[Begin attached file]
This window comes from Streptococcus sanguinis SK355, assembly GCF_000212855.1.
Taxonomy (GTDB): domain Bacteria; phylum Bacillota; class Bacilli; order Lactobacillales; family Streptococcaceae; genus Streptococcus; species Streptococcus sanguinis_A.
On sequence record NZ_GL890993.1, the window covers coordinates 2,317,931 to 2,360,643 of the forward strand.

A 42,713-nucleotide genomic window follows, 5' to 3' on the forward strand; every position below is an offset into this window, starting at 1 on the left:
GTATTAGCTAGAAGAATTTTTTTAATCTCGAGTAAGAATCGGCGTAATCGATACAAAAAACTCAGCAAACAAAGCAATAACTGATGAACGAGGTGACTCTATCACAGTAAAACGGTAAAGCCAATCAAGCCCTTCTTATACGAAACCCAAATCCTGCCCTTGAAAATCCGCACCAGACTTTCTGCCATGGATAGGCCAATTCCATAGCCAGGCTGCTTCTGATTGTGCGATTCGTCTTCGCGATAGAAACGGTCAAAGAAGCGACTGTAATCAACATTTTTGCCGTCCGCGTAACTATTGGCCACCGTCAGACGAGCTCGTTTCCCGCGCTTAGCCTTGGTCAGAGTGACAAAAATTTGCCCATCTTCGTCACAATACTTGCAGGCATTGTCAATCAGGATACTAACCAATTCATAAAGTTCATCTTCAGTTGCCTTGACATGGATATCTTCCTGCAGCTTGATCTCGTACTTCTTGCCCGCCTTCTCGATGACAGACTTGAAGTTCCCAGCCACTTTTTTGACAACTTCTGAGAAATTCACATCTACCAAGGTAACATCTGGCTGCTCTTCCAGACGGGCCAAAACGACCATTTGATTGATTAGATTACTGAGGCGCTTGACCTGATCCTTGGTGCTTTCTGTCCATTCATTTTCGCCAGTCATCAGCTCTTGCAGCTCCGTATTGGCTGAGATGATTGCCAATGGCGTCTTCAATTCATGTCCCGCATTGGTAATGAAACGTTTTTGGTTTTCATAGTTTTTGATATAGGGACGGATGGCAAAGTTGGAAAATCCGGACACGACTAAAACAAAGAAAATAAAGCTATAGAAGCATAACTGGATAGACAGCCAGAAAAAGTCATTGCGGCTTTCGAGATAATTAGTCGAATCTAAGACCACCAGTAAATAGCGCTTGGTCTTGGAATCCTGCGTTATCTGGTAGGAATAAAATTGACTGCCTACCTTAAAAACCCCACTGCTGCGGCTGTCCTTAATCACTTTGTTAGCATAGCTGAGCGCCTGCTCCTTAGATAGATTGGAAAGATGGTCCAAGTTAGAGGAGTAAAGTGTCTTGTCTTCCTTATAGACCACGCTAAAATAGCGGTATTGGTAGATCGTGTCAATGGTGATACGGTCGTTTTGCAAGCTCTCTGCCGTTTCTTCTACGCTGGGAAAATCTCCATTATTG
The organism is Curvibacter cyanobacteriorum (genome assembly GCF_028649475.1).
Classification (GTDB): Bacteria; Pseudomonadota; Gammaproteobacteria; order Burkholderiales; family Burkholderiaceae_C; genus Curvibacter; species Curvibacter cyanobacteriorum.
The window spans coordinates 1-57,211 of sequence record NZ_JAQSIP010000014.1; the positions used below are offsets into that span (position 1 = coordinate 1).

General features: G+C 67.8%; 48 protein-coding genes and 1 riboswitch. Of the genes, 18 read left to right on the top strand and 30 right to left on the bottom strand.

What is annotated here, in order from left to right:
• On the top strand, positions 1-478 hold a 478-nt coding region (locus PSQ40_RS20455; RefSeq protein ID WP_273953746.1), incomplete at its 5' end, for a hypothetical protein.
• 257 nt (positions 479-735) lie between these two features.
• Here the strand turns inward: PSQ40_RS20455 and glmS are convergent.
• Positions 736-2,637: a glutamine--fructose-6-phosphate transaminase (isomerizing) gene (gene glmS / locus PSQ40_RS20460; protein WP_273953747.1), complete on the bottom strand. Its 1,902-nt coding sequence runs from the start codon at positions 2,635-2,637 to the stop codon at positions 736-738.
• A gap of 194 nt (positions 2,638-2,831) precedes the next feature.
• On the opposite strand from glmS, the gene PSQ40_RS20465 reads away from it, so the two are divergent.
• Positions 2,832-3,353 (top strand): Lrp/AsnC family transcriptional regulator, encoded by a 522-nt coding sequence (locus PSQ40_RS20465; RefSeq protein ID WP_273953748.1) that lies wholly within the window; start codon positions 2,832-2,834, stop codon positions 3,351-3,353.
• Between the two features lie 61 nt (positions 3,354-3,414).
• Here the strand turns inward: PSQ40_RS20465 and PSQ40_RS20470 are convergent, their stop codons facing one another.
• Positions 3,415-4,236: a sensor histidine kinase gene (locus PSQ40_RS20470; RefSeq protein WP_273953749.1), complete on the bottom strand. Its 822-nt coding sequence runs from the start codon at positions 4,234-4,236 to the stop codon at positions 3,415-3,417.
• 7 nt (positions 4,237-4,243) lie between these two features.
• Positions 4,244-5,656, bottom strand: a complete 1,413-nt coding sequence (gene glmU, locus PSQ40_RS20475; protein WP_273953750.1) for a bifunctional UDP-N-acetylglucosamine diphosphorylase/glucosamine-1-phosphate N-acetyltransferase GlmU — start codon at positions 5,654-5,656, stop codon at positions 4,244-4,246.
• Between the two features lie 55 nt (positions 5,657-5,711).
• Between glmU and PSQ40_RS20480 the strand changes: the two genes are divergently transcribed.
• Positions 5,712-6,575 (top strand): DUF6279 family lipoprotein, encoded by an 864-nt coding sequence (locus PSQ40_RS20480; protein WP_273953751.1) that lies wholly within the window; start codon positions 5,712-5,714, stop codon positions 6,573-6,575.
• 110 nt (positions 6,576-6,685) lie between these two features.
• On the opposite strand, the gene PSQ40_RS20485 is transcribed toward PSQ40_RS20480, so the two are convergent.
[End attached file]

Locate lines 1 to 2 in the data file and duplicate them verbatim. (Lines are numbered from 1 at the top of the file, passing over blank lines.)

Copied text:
This window comes from Streptococcus sanguinis SK355, assembly GCF_000212855.1.
Taxonomy (GTDB): domain Bacteria; phylum Bacillota; class Bacilli; order Lactobacillales; family Streptococcaceae; genus Streptococcus; species Streptococcus sanguinis_A.